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Eli Portnoy is Chief Brand Strategist for the Portnoy group, Brand Architecture. Educated at the prestigious University of Chicago’s Graduate School of Business, and a former executive with the Gillette Co., Clairol, and Hard Rock Café, he is the author of “Let the Seller Beware, The Consumers’ Complete Guide to Getting Your Money’s Worth”, Collier, 1990 and a contributor to CNN, NPR and major media sources around the US.

Mr. Portnoy’s clients have included Lionel Richie, Disney, The New York Times Corp, Tribune Companies, Planet Hollywood, Darden Restaurants, EDS Credit Union, Neutrogena, Tiffany’s, Federated Dept Stores,, United Way and The Orlando Magic.
Mr. Portnoy’s style:
Mr. Portnoy uses an interactive anecdotal format for all his sessions designed to enlighten, educate and entertain his audiences.
Mr. Portnoy’s Passion:
To help companies clarify who they are, what they stand for and create compelling points of differentiation for their businesses. To empower company employees / stakeholders to genuinely “live” their brand.
Why ConsumerBrandBuilding is failing
After years focusing on external consumer brand building, companies now need to create internal branding initiatives targeted to employees to ensure long-term consumer loyalty and sales success. Mr. Portnoy illustrates how companies like Wal-Mart and McDonalds are suffering from this problem and what’s behind the success of companies like JetBlue and Apple.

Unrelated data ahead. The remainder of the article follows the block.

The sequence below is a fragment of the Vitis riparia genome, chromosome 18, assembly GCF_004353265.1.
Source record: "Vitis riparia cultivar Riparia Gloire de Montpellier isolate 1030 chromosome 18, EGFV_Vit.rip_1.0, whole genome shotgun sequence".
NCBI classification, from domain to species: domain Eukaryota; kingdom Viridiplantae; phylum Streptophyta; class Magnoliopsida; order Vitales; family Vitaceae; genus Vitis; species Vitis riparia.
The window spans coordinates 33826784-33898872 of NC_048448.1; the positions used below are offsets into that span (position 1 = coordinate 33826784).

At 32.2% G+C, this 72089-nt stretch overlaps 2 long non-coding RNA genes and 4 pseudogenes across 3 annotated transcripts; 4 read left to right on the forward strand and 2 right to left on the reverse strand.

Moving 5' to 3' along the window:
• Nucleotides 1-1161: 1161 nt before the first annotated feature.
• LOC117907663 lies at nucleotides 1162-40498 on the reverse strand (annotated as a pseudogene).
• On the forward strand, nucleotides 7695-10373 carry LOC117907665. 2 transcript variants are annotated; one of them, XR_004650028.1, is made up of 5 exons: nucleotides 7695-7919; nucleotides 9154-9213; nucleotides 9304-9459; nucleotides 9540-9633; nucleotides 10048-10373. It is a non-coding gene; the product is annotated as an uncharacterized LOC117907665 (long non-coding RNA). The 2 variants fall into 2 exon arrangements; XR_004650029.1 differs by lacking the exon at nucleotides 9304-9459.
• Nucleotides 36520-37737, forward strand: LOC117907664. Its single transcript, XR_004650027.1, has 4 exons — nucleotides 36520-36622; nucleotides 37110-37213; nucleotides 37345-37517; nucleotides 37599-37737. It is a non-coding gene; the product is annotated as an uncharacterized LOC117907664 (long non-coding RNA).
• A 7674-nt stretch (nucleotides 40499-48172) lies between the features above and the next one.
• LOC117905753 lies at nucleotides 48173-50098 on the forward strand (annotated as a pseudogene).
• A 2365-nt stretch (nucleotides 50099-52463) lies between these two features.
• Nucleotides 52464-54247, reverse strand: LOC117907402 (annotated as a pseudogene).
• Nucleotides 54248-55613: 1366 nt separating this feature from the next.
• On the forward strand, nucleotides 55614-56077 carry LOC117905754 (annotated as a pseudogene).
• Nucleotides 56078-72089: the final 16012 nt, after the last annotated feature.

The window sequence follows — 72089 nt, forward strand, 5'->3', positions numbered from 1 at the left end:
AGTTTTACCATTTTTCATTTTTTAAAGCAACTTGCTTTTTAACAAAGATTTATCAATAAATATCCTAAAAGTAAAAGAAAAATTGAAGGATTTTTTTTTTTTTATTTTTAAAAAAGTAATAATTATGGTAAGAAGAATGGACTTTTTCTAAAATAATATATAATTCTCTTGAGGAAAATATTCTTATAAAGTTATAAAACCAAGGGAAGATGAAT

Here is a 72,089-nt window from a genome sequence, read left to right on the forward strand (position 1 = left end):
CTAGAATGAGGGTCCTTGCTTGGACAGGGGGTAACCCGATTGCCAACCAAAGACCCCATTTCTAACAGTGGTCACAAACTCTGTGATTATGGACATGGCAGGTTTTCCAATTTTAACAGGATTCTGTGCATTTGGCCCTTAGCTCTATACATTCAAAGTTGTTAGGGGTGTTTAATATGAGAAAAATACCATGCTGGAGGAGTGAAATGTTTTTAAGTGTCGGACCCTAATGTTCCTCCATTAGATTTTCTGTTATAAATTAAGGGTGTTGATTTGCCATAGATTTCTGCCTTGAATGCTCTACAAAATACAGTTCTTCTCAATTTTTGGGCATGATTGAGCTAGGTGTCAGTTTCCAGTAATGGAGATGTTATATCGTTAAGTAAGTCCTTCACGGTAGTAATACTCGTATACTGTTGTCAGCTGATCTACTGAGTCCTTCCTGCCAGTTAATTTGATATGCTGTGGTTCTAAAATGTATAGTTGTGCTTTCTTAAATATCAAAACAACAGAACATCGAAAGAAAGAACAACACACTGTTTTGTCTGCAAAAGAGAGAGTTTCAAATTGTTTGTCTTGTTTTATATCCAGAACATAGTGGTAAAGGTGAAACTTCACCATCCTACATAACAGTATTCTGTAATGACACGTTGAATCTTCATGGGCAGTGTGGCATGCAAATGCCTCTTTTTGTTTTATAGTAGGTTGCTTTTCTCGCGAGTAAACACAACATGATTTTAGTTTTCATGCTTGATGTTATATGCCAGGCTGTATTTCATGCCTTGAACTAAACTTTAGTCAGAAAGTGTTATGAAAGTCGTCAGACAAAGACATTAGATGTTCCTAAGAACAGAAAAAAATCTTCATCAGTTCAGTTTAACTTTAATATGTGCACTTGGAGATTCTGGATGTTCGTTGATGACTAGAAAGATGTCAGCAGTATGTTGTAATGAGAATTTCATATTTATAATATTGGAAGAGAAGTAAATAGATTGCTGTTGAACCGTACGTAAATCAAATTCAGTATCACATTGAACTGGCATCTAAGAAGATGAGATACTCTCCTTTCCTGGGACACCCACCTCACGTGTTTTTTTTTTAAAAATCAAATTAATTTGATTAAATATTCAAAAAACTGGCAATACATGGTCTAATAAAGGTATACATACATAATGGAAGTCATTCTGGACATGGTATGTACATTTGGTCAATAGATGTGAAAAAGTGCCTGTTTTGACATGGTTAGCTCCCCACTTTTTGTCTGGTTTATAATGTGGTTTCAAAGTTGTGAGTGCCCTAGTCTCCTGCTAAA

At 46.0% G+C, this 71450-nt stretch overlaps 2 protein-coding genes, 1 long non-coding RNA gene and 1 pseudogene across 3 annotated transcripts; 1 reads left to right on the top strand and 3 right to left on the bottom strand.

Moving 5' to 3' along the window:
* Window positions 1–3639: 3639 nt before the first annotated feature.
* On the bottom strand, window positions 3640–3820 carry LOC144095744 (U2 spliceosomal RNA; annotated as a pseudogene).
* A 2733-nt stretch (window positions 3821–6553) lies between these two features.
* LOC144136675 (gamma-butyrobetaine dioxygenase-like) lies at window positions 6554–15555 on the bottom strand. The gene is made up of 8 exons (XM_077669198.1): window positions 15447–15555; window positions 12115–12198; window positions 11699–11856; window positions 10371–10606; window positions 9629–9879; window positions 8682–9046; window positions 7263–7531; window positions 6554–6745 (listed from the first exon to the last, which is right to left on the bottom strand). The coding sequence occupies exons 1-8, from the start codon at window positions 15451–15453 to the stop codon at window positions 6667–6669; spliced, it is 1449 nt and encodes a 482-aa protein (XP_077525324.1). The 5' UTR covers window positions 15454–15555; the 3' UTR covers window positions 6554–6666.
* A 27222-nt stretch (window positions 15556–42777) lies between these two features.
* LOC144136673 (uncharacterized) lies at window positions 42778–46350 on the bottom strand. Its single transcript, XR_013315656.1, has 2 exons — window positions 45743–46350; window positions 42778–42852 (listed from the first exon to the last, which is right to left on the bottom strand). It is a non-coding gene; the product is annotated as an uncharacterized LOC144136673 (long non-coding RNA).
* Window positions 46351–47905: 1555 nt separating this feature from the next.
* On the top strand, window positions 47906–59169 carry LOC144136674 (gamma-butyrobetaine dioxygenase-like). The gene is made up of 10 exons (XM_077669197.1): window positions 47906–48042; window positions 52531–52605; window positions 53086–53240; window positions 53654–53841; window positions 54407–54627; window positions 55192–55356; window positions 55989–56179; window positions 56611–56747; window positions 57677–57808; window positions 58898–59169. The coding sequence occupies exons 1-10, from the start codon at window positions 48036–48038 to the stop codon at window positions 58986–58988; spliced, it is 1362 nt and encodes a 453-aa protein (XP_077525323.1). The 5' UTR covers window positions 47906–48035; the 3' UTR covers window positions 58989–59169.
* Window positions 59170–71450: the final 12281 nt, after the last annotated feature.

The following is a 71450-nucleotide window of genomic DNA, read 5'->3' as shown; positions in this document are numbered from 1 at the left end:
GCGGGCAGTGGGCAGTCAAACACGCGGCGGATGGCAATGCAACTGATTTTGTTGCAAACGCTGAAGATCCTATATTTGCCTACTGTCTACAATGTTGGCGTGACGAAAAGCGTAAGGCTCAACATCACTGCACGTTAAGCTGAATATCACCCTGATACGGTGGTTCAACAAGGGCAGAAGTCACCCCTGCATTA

Customer Service: Over promised Under Delivered
“We have great customer service”! Portnoy shows how this is the most over-promised and under-delivered business element promoted by companies today, and why companies should consider NOT promoting customer service as a key brand building business asset.

Filling Pot-holes: Addressing consumer complaints the fast-track to losing customers.
Businesses focus on their weaknesses relative to competition. Portnoy calls this “filling pot-holes”…the never-ending task that has no end in sight. Portnoy explains why this brand building business strategy driven by customer market research and competitive market studies has become one of the worst paths a company can follow as it “takes the eye off the prize”.

The Paradox: Focusing on your competition makes you less competitive
It is increasingly difficult and costly for companies to maintain competitive differentiation in today’s high technology / instant information access world. Exploration of uniqueness and points of differentiation across industries and disciplines and thinking beyond current competitive frameworks will lead to ownable, compelling points of distinction that are profitable for the long term. Portnoy shares examples including Starbucks, Cirque du Soleil, Southwest Airlines, and Curves Fitness.

Who should attend?
Anyone in business from entry-level customer service agents to CMO’s and CEO’s. Mr. Portnoy’s programs deliver valuable immediately usable information that any participant can understand and incorporate into (and enhance) their daily job responsibilities.

To book Mr. Portnoy contact his agent:
Susie DeWeese
(310) 230-2242

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